It doesn’t excuse its use, but maybe this explains it a bit?

2 Danielle January 28, 2011 at 3:01 pm

I once worked at a company where my manager printed everything in comic sans, including client contracts. Seriously.

I dislike comic sans very much but I’m not really a font snob. I actually used Papyrus on my wedding invitations. I’ve been told in the design world this was a terrible cliche.

Also, this post made me think of this t-shirt:

3 Sasha January 28, 2011 at 3:13 pm

Well, I like Comic Sans. But then, I always seem to like all the cheap wines at the Food & Wine Show too.


But there’s a time and a place, I’ll grant you that. Much like cheap wine 😛

4 smothermother January 28, 2011 at 3:15 pm

i can’t say i have a huge affiliation or dislike of any font. though i will reconsider my use of comic sans. though after reading the short imagined monologue, i might have to stick up for the under dog.

the link to the pentagram site isn’t working. i did the test (awesome!) and turned out to be van Doesburg. Can’t say I’m a huge fan of it, not really an every day application sort of type. I’ll have to see how to interegrate it into the blog though. I’m emotional, assertive, progressive and disciplined. I can live with that.

5 melissa January 28, 2011 at 3:24 pm

Good for you for trying to stop such a serious letter from being taken less seriously by using a less-than-serious font.

As someone who designs for print, it’s heartbreaking when I see documents done with poor font choices distributed to the world by people who often should know better. A problem is when a document needs to be used by many people and not just the designer, so it stays in Word in a hacked-together layout, boring fonts and everyone else destroys it on reading. All in the name of everyone being able to work with it.

Why can’t we all have nice fonts, at least some of the time 🙂

(And according to that quiz, I’m Courier.)

6 Paula January 28, 2011 at 5:23 pm

Personally, I like the simple clean fonts and at my age, in a size that I can read without squinting!

Keep getting 404’d when I click on the link to see if the quiz is going to make a liar out of my first sentence!

7 Sara in Montréa January 28, 2011 at 5:35 pm

I dislike it very much. It’s ok for kid’s birthday party or yard sales (although I never set foot close to this font). But in a serious letter? in a contract? in a request? in a report??? For me it’s just as bad as major spelling mistakes. It totally ruins your credibility.

(I’m french speaking, please disregard any spelling mistake in my english contribution to this blog, that would totally ruin my credibility 😉 ).

8 DaniGirl January 28, 2011 at 5:44 pm

Sorry all, fixed the bad link — I’ll be back later, but I’m glad I’m not the only Comic Sans hater! 😉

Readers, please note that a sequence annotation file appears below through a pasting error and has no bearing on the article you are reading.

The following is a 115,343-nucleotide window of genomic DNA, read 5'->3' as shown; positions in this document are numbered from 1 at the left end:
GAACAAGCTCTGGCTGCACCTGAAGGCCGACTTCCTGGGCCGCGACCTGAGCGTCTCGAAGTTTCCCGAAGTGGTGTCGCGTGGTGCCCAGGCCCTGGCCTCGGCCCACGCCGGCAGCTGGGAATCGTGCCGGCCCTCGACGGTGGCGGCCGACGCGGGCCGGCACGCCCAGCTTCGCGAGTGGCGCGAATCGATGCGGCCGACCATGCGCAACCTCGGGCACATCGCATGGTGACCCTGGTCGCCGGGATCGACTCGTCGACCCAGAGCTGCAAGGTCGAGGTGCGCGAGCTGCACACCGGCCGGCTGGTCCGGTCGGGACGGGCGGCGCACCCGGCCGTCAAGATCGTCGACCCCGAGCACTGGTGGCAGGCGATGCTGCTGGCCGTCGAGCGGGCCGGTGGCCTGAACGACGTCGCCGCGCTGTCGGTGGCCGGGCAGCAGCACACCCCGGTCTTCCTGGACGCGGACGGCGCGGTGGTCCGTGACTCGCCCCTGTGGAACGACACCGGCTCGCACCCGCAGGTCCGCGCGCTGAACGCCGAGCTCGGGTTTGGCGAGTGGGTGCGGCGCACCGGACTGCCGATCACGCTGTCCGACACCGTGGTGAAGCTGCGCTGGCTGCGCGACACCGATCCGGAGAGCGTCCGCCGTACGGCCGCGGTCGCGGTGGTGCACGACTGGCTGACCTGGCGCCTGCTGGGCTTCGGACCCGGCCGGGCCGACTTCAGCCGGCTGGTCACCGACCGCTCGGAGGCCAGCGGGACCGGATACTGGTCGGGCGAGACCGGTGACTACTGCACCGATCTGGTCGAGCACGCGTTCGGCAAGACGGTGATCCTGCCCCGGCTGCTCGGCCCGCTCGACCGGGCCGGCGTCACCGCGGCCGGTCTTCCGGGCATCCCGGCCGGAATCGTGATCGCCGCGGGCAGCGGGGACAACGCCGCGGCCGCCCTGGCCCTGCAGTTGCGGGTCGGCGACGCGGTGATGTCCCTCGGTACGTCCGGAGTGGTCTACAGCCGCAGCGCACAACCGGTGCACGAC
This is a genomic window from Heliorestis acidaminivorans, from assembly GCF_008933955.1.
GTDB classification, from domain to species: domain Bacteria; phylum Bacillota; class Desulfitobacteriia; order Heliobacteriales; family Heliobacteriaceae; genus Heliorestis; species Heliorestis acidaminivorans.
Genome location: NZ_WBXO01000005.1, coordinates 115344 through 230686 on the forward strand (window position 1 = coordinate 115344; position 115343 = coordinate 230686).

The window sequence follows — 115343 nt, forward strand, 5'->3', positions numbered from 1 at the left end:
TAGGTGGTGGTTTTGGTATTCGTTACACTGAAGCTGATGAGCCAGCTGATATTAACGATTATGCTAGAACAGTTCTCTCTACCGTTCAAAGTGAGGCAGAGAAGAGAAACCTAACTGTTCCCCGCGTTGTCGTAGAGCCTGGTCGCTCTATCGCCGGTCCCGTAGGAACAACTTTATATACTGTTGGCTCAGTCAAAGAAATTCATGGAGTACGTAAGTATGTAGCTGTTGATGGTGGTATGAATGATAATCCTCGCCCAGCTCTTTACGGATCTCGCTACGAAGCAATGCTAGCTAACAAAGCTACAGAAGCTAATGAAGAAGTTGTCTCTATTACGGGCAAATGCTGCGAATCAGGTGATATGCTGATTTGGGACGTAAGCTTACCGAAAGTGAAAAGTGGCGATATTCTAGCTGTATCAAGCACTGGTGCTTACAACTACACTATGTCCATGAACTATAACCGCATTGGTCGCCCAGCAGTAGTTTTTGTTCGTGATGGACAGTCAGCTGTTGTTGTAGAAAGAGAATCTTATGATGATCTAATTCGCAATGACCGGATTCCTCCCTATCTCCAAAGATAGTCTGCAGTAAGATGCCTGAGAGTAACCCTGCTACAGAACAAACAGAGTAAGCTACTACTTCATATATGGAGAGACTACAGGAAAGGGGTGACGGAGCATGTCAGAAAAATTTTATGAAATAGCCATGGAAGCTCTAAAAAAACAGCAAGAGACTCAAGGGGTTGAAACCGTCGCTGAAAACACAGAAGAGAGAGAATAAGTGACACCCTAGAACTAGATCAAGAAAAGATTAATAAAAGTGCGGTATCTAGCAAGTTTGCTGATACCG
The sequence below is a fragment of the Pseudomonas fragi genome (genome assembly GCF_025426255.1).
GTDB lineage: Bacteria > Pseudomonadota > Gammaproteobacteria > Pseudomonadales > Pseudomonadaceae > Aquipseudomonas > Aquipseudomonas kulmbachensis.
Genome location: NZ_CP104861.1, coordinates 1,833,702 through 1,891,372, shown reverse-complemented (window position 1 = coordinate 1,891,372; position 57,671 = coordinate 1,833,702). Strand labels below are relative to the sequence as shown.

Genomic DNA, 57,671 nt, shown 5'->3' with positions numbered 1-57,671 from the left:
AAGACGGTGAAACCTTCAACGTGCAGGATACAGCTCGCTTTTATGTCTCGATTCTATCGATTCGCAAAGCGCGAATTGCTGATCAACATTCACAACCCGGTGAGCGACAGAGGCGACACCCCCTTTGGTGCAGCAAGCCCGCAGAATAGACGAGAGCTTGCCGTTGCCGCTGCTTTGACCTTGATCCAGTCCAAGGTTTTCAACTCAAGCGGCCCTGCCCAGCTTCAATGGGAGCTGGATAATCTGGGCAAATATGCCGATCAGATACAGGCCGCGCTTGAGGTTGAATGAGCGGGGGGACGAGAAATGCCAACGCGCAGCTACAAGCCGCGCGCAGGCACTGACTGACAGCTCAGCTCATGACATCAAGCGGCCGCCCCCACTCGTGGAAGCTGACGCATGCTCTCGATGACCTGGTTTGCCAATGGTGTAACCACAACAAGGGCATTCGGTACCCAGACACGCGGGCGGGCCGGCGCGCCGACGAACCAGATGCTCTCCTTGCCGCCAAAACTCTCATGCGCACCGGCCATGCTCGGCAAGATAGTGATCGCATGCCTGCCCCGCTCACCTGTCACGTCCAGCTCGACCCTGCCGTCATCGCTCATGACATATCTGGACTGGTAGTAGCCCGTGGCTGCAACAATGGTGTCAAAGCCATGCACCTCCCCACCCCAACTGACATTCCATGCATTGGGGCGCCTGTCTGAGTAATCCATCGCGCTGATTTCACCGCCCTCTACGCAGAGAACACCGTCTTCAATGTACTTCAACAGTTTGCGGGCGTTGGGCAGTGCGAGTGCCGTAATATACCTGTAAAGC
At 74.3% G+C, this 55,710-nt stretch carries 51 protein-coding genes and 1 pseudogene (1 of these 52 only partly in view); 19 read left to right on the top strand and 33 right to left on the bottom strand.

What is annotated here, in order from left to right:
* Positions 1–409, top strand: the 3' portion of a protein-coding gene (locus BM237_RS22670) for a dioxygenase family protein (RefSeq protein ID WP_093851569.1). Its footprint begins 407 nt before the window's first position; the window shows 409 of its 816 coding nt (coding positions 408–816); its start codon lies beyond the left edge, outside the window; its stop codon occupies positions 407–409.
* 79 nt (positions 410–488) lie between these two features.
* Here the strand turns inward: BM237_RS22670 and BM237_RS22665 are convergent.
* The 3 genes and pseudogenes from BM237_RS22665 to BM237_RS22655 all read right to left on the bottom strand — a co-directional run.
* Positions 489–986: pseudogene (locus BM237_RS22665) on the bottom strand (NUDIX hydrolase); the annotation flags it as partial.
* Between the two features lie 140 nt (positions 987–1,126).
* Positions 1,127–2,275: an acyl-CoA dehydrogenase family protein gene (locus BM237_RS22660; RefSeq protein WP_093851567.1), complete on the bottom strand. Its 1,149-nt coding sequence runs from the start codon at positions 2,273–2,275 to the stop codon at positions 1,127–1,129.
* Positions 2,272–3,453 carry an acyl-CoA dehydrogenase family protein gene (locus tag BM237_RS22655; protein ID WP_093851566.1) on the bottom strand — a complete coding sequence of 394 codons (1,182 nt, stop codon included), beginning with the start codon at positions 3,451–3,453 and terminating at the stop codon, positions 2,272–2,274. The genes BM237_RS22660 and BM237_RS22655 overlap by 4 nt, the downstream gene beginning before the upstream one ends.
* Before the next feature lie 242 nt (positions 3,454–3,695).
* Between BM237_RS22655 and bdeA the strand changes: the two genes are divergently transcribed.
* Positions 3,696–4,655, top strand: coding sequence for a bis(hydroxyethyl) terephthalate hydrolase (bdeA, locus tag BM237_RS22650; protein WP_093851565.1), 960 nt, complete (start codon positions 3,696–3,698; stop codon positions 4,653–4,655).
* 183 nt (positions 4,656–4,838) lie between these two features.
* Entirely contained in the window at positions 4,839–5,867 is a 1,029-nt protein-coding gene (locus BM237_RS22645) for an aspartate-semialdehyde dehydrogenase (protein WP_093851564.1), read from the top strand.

And Sara, your English is better than some native speakers I know!

9 Sara in Montréal January 28, 2011 at 5:59 pm

Even when I forget the “l” to Montréal?? :p I can’t believe myself.

10 Marianne January 28, 2011 at 7:03 pm

I’m not overly enthralled with Comic Sans, but as an elementary teacher I use it extensively as it is the most child-friendly font available without going searching for something else to download (and I don’t think the school computers support downloading other fonts anyhow).

11 Amber January 28, 2011 at 11:53 pm

I got “dot matrix” on that quiz, and I beg to differ.

As for Comic Sans, I have used it as header text when writing newsletters to parents when I was a Brownie leader. It was meant to be colourful and childish. But for actual content I go for something a lot cleaner and more readable. So I would say I’m somewhere in the middle of the spectrum. Comic Sans is not an all-the-time font, or a serious font. But if you’re trying for playful and child-focused, you could do worse.

12 Alexandre Enkerli January 29, 2011 at 4:31 am

Reader: An unprovoked attack on Comic Sans font:
I was in a committee meeting of the boys’ school council recently,…

13 Liisa January 29, 2011 at 6:44 am

Good for you for telling it like it is! And bringing your school council into the 21st century typigraphically.

That being said, I might use it for kids if pressed, but I think they would actually prefer a cleaner font printed in a larger size.

14 Liisa January 29, 2011 at 6:47 am

Oh, I shouldn’t be allowed to comment before 7 a.m.. I meant ‘typographically’.

15 Coco January 29, 2011 at 8:45 am

I am new alphabet…it looks totally weird and almost illegible,,,guess I shouldn’t be surprised!

16 Mary @ Parenthood January 29, 2011 at 11:57 pm

I don’t hate Comic Sans. Actually, I think it has its place – and it looks like the research agrees with me 🙂 I don’t know that I’d distribute a formal document using such an informal font.

I took an informal poll here and my sister agrees with you – she says it’s too “rounded and cheesy”, but my husband kind of likes it. “It’s kind of pretty”, he says. I’m not sure if that should frighten me or not! Apparently my sister hates Comic Sans because she had a teacher that used it all the time. The teacher used it because the students could read it more easily – in part because the letter a is “correctly formed”.

17 SC January 31, 2011 at 8:31 am

Thanks for that, as Comic Sans annoys the hell out of me! However, in highschool, I have to admit, I thought it was cool, but now that I’ve matured, I really dislike it.

Personally, I am a Calibri lover. I use it for almost everything. I also hate Times New Roman. For a while I had a hate on at work for those outdated clients of mine who would send me their documents in WordPerfect typed in Times New Roman – please, for the love of god, get out of the ice age.

I really wish Arial was the standard instead of Times New Roman – but its one of those things like the double space after the period (or not!), you just learn to deal with it I guess.

Great post Dani!

18 Allison P. February 13, 2011 at 7:55 pm
19 DaniGirl February 14, 2011 at 10:05 am

Allison, that’s priceless! I’ve actually bought from that Etsy seller before — I have magnets that say “Optimism hasn’t failed me yet — well, it did but I didn’t let it get me down!” and “I am a cautionary tale.” I love his work!

This one is terrific, too: